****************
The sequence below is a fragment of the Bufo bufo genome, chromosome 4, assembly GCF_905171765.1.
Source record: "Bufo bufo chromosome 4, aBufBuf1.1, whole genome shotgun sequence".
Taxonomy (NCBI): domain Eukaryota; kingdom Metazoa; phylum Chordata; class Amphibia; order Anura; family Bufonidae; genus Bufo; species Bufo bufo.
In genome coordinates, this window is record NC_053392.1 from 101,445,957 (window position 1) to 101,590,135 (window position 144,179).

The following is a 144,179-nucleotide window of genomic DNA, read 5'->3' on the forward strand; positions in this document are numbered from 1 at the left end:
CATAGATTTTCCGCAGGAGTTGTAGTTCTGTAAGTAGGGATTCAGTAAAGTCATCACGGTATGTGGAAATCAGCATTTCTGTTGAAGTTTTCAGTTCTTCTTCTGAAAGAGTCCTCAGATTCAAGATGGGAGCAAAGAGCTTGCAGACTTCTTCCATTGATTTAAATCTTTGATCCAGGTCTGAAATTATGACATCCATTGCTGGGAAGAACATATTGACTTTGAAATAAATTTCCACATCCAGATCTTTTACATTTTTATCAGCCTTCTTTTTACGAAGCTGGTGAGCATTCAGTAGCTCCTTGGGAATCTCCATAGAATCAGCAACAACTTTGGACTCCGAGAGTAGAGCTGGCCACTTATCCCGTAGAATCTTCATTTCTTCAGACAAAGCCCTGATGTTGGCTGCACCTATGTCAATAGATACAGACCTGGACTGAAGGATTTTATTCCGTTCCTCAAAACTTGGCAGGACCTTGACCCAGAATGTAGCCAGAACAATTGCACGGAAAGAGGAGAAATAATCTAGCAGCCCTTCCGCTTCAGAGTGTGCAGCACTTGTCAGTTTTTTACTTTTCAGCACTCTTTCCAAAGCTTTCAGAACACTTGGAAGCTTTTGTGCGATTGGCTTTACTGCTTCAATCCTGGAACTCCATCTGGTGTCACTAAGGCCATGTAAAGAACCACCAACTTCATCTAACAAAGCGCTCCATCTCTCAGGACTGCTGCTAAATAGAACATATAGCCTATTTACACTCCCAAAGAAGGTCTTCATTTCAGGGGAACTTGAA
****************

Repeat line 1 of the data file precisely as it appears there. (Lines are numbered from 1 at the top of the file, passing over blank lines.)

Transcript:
The sequence below is a fragment of the Bufo bufo genome, chromosome 4, assembly GCF_905171765.1.